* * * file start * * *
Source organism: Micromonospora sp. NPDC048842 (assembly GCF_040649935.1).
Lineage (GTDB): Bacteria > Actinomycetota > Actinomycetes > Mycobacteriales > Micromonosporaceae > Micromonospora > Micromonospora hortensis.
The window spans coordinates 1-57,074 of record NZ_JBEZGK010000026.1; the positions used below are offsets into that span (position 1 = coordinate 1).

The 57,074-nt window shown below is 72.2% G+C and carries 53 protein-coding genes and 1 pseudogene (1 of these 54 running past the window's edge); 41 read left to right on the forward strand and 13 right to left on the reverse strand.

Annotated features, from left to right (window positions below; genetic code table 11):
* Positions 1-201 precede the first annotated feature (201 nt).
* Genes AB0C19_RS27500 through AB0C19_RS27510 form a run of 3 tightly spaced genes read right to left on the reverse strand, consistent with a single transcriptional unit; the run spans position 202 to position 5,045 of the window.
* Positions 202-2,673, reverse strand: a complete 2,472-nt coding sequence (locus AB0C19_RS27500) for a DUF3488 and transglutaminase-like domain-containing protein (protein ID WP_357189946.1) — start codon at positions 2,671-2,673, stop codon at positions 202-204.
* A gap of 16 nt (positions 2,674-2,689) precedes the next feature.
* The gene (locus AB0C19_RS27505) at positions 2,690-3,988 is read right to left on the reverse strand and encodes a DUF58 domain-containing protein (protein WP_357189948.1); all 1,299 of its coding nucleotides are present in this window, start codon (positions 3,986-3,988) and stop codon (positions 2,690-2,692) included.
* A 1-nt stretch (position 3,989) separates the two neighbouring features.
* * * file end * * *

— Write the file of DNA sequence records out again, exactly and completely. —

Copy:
Source organism: Micromonospora sp. NPDC048842 (assembly GCF_040649935.1).
Lineage (GTDB): Bacteria > Actinomycetota > Actinomycetes > Mycobacteriales > Micromonosporaceae > Micromonospora > Micromonospora hortensis.
The window spans coordinates 1-57,074 of record NZ_JBEZGK010000026.1; the positions used below are offsets into that span (position 1 = coordinate 1).

The 57,074-nt window shown below is 72.2% G+C and carries 53 protein-coding genes and 1 pseudogene (1 of these 54 running past the window's edge); 41 read left to right on the forward strand and 13 right to left on the reverse strand.

Annotated features, from left to right (window positions below; genetic code table 11):
* Positions 1-201 precede the first annotated feature (201 nt).
* Genes AB0C19_RS27500 through AB0C19_RS27510 form a run of 3 tightly spaced genes read right to left on the reverse strand, consistent with a single transcriptional unit; the run spans position 202 to position 5,045 of the window.
* Positions 202-2,673, reverse strand: a complete 2,472-nt coding sequence (locus AB0C19_RS27500) for a DUF3488 and transglutaminase-like domain-containing protein (protein ID WP_357189946.1) — start codon at positions 2,671-2,673, stop codon at positions 202-204.
* A gap of 16 nt (positions 2,674-2,689) precedes the next feature.
* The gene (locus AB0C19_RS27505) at positions 2,690-3,988 is read right to left on the reverse strand and encodes a DUF58 domain-containing protein (protein WP_357189948.1); all 1,299 of its coding nucleotides are present in this window, start codon (positions 3,986-3,988) and stop codon (positions 2,690-2,692) included.
* A 1-nt stretch (position 3,989) separates the two neighbouring features.